KENT ISLAND -- The old Kent Narrows drawbridge, the cause of epic bottlenecks and roadside picnics for two generations of beach-bound motorists, is to become a quaint landmark today as a massive new bridge 100 yards north fully opens for traffic.
State transportation officials and area politicians gathered in the morning mist near the crest of the new 3,000-foot-long, six-lane concrete span and cut the ribbon on the eastbound lanes yesterday, 18 months after construction began and several weeks after the westbound lanes opened. Eastbound traffic is to begin using the span this morning.
The officials praised the $35.4 million bridge, which is opening six months ahead of schedule, as a blessing for tourists who, since the first Chesapeake Bay Bridge opened in 1952, have had to wait while the drawbridge let boats pass. Boaters will see more frequent openings of the old drawbridge, which will still serve local traffic, and area residents will no longer be trapped by summer traffic jams.
But some Eastern Shore natives are ambivalent about the new span, seeing it as another sign that their once-isolated rural tidewater is being changed rapidly by visitors and new residents from across the Chesapeake.
"I guess the new bridge is more of a convenience for everybody," said Edward Severa, a 35-year-old landscape worker from Chester, who sat in front of a 7-Eleven store sipping coffee in his pickup truck. "But I kind of like the old things, really. That bridge makes it look real modern around here."
Improvements like the bridge, he said, mean more jobs, more shopping centers, more strangers moving in. All the congestion is driving natives away. He said he is looking to move north to the Centreville area. "I used to know everybody here," he said. "I hardly know anybody around here now."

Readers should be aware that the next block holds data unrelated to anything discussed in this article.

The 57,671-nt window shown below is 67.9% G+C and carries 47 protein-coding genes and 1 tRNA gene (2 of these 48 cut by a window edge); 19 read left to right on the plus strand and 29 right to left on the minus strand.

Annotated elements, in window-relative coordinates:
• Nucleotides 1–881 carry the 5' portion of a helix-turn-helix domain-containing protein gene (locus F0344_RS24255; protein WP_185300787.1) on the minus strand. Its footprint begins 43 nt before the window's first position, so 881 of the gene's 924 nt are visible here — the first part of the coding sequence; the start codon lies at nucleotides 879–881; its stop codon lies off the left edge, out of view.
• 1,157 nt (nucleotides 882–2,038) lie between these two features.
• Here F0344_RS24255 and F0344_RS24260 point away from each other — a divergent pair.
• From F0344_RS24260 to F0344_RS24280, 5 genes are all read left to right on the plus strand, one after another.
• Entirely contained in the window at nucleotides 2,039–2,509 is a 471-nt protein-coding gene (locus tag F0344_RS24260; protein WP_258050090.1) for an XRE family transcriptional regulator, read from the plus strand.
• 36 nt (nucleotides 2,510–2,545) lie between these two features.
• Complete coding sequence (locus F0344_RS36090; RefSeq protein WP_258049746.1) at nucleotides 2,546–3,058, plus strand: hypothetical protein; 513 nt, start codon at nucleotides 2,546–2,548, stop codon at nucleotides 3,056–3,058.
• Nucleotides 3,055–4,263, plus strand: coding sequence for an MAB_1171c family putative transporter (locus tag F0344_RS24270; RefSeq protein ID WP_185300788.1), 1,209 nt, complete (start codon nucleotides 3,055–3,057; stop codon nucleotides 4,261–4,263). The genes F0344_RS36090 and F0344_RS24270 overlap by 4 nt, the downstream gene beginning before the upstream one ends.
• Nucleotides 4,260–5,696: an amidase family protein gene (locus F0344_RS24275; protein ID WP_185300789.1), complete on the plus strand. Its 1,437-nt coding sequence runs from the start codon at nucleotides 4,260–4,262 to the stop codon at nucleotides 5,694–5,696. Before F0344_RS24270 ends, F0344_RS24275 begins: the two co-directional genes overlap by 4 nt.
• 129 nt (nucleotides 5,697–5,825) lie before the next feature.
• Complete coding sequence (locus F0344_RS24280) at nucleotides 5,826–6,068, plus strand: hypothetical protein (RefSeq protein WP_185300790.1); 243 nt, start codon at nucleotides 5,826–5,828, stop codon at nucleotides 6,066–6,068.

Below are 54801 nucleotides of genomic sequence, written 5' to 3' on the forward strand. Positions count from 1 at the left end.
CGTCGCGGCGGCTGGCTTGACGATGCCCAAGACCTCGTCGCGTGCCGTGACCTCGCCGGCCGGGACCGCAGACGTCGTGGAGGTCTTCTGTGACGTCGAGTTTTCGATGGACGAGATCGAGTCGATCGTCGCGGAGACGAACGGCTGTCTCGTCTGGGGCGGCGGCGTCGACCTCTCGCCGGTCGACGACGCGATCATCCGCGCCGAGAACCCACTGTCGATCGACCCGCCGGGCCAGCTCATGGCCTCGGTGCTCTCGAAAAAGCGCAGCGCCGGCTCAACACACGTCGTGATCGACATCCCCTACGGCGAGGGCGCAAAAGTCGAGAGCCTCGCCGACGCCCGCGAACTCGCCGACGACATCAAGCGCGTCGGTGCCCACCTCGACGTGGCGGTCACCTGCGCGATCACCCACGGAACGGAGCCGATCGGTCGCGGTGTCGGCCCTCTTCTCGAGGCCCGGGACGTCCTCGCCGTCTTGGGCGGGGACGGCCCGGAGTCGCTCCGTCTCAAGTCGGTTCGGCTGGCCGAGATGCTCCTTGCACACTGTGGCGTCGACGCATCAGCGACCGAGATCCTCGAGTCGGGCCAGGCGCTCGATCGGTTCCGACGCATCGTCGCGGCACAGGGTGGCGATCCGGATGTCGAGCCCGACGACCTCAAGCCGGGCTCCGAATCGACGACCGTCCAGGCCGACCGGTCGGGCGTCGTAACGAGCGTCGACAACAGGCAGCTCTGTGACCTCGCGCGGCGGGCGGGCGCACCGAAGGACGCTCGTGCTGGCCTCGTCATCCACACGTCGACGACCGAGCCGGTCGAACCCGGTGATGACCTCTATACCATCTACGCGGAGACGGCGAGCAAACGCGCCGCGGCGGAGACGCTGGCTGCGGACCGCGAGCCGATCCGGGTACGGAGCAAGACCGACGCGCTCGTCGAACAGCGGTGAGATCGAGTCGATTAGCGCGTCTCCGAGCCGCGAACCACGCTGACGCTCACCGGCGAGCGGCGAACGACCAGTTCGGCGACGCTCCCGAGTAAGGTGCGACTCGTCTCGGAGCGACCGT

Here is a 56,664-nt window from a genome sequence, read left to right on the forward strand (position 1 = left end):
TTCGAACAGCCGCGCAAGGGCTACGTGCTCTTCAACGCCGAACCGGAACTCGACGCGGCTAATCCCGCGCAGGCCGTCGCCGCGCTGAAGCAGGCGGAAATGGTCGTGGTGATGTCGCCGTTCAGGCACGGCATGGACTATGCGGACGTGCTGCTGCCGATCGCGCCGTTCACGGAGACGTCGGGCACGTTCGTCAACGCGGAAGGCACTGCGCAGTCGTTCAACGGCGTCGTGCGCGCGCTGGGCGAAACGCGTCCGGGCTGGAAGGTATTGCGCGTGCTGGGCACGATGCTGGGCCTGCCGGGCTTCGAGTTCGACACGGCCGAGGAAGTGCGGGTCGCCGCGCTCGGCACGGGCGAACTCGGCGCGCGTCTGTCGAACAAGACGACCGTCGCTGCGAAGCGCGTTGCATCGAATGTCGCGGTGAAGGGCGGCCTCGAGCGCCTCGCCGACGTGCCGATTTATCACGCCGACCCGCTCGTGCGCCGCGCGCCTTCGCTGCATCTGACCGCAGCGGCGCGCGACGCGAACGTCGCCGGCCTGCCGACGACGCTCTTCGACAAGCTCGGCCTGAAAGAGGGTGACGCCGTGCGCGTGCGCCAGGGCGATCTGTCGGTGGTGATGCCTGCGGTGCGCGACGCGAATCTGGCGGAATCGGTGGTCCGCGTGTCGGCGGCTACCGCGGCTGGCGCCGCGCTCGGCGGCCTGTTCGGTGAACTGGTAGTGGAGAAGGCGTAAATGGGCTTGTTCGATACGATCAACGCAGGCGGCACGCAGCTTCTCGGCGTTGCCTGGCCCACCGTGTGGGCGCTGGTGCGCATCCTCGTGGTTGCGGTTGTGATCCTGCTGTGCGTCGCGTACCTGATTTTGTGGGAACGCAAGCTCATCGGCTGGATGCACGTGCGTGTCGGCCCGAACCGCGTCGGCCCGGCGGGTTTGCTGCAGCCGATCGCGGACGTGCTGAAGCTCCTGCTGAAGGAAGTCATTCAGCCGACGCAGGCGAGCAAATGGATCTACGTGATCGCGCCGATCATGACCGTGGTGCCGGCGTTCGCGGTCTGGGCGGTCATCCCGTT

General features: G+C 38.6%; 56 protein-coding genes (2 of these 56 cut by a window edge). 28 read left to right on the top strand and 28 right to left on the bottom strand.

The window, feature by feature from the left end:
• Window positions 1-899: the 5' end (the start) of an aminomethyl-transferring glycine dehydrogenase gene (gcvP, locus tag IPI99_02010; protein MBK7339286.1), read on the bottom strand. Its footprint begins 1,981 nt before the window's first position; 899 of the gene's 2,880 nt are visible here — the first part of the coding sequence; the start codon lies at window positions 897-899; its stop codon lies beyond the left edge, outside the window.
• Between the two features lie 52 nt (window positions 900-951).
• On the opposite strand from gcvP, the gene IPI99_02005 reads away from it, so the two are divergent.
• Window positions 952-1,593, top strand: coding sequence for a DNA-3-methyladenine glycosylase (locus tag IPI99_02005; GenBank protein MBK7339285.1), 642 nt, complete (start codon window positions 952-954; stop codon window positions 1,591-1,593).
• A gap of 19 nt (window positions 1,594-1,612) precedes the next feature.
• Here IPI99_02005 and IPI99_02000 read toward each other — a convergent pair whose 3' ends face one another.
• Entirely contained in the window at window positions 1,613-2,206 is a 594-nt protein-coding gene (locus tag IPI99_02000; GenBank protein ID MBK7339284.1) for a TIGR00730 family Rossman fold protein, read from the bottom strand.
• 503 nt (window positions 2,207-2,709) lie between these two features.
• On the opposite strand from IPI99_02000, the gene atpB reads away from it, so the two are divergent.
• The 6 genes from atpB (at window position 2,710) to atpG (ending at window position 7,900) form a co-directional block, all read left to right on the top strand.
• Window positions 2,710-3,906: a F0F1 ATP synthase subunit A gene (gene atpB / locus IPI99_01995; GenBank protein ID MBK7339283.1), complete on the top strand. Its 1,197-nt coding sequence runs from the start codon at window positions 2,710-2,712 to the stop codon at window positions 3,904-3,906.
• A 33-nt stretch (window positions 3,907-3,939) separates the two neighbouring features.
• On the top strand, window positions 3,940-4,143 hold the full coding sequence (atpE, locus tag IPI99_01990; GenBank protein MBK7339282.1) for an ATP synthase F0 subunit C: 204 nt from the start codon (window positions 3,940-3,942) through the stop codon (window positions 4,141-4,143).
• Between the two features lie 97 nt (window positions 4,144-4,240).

Glenn Foster, a 49-year-old construction foreman from Centreville, said the new bridge was probably more important to tourists headed for Ocean City than area residents. Most of his neighbors, he said, were farmers and watermen who don't think much of beach vacations.
"Weekend times, they've had enough water and they've had enough sun," he said.
But Delegate John M. Ashley Jr., D-Queen Anne's, who persuaded the administration of former Gov. Harry R. Hughes to begin planning construction of the bridge in 1986, said the bridge would benefit Kent Island more than the rest of the state.
During the summer, he said at the ribbon-cutting ceremonies, his constituents "couldn't get the fire trucks across [U.S. 50], they couldn't shop, they couldn't get across the highway from Thursday to Monday" because of the traffic jams on U.S. 50.
Werner L. Gruber, a member of the State Highway Administration from Salisbury, said the new bridge foreshadows the day when motorists will breeze from the Bay Bridge to Ocean City non-stop on a limited access highway -- a day he would love to see.
Hal Kassoff, state highway administrator, said he did not think there would ever be a Chesapeake-to-Atlantic freeway -- although further improvements to U.S. 50 are planned, including two new overpasses at Grasonville expected to open in the spring and a northern bypass of Salisbury, construction on which is expected to begin in several years.